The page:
Honest Foods, which uses the mantra “a darn good line of all-natural whole foods,” loaded up its brand design elements at Brickfish.com and let consumers go nuts. Some of Aussie’s favorites include a design where one half of the shirt is entirely covered in granola, and one that has a happy tractor driver basking in rays of yellow sunlight. The winner will receive a $500 prize, $100 Whole Foods Market gift certificate and an Honest Foods goodie basket. “No one is going to retire on this,” he says – although they might be slightly less hungry: Everyone who entered got a free granola bar.

He expects to print up about 10,000 shirts this year to be used at trade shows, sampling events and distributed to Whole Foods Market employees (they are allowed to wear such promotional items while working).

The shirts cost 40% more than do typical shirts, but he says the trade-off is worth it. “It would be easy to sneak these things through if you choose to, but it all comes down to who you want to be as a company,” he says. “There are some things we do that aren’t so great, like the fuel associated with shipping the product from place to place, but this is one place we can make a difference.”

Blue Cross Tries A Different Color
Health care provider Blue Cross Blue Shield of Mass–achusetts is not only concerned about the health of the thousands of people covered under its plan; it is concerned about the health of the planet. To drive home the fact that it is serious about sustainability and environmental consciousness, it handed out a series of green promotional products during its yearly sales summit last fall. One of the items was an organic long-sleeve T-shirt.

“We have seen a lot of interest in green marketing solutions from the health care space,” says Ben Grossman, director of green marketing and sustainability practice for Grossman Marketing Group, a promotional products distributor that worked with Blue Cross. “A number of different surveys have shown that Americans want to purchase from and work for companies that are socially responsible. It is increasingly important that they take the environment into account.”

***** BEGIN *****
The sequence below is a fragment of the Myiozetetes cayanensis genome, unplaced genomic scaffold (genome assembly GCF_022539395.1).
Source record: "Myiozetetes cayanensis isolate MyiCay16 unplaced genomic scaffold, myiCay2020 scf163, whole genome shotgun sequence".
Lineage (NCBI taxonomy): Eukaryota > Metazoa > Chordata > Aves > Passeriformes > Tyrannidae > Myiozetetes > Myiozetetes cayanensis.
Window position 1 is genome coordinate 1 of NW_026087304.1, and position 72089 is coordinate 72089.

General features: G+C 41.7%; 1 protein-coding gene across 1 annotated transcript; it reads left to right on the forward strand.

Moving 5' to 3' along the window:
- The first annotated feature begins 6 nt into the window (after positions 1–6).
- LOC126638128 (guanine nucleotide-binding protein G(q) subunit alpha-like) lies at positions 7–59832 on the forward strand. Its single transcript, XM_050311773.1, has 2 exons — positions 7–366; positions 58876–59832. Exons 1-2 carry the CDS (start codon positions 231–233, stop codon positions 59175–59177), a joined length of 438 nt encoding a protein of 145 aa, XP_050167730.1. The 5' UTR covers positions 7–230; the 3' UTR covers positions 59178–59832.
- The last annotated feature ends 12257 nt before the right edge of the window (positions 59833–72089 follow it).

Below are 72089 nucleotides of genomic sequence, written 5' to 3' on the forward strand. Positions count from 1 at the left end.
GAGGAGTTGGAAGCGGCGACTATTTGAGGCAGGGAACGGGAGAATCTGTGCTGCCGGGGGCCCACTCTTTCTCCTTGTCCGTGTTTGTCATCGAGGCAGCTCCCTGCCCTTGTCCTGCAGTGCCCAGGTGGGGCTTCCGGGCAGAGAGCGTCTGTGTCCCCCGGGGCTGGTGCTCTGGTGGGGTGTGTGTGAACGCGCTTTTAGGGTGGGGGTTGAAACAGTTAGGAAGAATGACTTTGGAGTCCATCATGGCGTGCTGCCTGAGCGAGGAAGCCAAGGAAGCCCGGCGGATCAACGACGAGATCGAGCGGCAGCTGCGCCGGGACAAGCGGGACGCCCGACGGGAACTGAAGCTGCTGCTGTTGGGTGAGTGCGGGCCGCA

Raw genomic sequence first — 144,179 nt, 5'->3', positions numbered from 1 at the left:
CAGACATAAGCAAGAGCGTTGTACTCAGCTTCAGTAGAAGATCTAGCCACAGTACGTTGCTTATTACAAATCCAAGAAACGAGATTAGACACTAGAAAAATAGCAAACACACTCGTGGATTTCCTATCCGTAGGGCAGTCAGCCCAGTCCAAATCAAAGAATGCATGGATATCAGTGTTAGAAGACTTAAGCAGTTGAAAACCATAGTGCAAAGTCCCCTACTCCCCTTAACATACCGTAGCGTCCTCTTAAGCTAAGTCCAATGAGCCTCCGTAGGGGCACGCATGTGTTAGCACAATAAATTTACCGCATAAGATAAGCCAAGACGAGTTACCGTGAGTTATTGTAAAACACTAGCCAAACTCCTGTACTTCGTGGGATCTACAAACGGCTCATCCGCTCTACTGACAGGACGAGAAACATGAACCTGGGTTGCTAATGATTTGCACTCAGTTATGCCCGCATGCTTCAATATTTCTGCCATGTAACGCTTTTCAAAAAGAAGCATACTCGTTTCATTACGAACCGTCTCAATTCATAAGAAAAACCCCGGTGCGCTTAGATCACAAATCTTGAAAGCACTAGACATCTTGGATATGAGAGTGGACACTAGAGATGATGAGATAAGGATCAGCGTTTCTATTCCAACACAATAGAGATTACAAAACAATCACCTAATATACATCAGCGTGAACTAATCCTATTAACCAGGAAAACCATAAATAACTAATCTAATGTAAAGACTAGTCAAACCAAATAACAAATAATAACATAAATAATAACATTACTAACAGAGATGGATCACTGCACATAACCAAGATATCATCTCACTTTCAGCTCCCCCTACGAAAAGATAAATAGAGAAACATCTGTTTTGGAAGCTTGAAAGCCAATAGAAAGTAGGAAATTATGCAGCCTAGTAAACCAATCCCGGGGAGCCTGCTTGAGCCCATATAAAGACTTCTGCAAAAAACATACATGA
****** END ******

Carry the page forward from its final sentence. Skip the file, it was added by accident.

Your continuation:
This spring Grossman put together its first catalog of green products, and the company has received a string of orders from clients like Team Darfur and Washington, D.C.-based public relations firm the Glover Park Group – both of which ordered shirts that were a blend of organic cotton and recycled polyester and rayon.

For Blue Cross Blue Shield, it was about showing its sales force that the organization wasn’t just paying lip service to the environment. The 400 shirts and 100% post-consumer recycled padfolio showed they were serious, says Grossman. “They told me it was a priority. They wanted to drive home the message that they are on top of the green movement and are working to reduce their carbon footprint.”

Even though it can cost “several thousand dollars difference going green,” Grossman says it was worth it for Blue Cross Blue Shield. “It needed to send a value-laden message to its constituents. By following through with the message with its apparel, it was able to underscore the environment.”

Kleber & Associates Cleans Up Its Act
Eco-friendly home building items are a burgeoning market. Kleber & Associates, in Atlanta, has recognized and embraced this niche of manufacturers who produce more efficient plumbing hardware, recycled countertops made from wood previously used from barns and pickle barrels, and other such products.

However, when working with clients like Nichiha, a fiber cement manufacturer that was recognized by Georgia’s Governor Sonny Perdue for the amount of water it recycles through its manufacturing process, there is more than a little pressure to make sure that this integrated marketing communications firm is equally as eco-friendly.